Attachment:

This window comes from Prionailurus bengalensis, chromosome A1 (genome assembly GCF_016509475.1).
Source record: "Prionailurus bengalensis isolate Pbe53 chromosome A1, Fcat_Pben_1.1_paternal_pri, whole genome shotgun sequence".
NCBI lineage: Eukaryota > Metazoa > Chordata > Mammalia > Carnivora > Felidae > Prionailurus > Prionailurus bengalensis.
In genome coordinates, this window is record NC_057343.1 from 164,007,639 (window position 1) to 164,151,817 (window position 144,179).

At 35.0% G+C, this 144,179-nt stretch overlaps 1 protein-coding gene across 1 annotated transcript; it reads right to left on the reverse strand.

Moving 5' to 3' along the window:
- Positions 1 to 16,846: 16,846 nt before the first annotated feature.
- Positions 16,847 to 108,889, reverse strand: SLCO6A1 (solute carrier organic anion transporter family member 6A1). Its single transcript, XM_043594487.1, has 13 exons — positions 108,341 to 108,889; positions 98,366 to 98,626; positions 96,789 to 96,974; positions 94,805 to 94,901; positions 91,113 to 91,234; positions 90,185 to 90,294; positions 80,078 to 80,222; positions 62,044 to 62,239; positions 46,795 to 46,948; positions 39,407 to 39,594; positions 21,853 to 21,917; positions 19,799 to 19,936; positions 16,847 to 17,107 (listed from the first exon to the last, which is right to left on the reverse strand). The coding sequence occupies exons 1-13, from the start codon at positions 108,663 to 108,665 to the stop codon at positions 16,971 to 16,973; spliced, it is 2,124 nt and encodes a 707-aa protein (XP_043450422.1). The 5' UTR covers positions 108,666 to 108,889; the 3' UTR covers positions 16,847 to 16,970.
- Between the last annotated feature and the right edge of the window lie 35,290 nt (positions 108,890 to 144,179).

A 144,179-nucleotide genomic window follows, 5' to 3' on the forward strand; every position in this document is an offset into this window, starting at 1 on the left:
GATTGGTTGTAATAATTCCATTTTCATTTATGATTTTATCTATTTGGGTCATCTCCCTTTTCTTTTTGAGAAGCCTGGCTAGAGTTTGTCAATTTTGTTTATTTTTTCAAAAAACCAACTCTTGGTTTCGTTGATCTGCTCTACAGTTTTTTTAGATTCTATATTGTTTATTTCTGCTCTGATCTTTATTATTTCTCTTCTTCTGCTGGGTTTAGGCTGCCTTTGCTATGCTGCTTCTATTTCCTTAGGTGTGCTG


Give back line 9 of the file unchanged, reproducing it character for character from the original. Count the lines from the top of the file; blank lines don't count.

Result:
- Between the last annotated feature and the right edge of the window lie 35,290 nt (positions 108,890 to 144,179).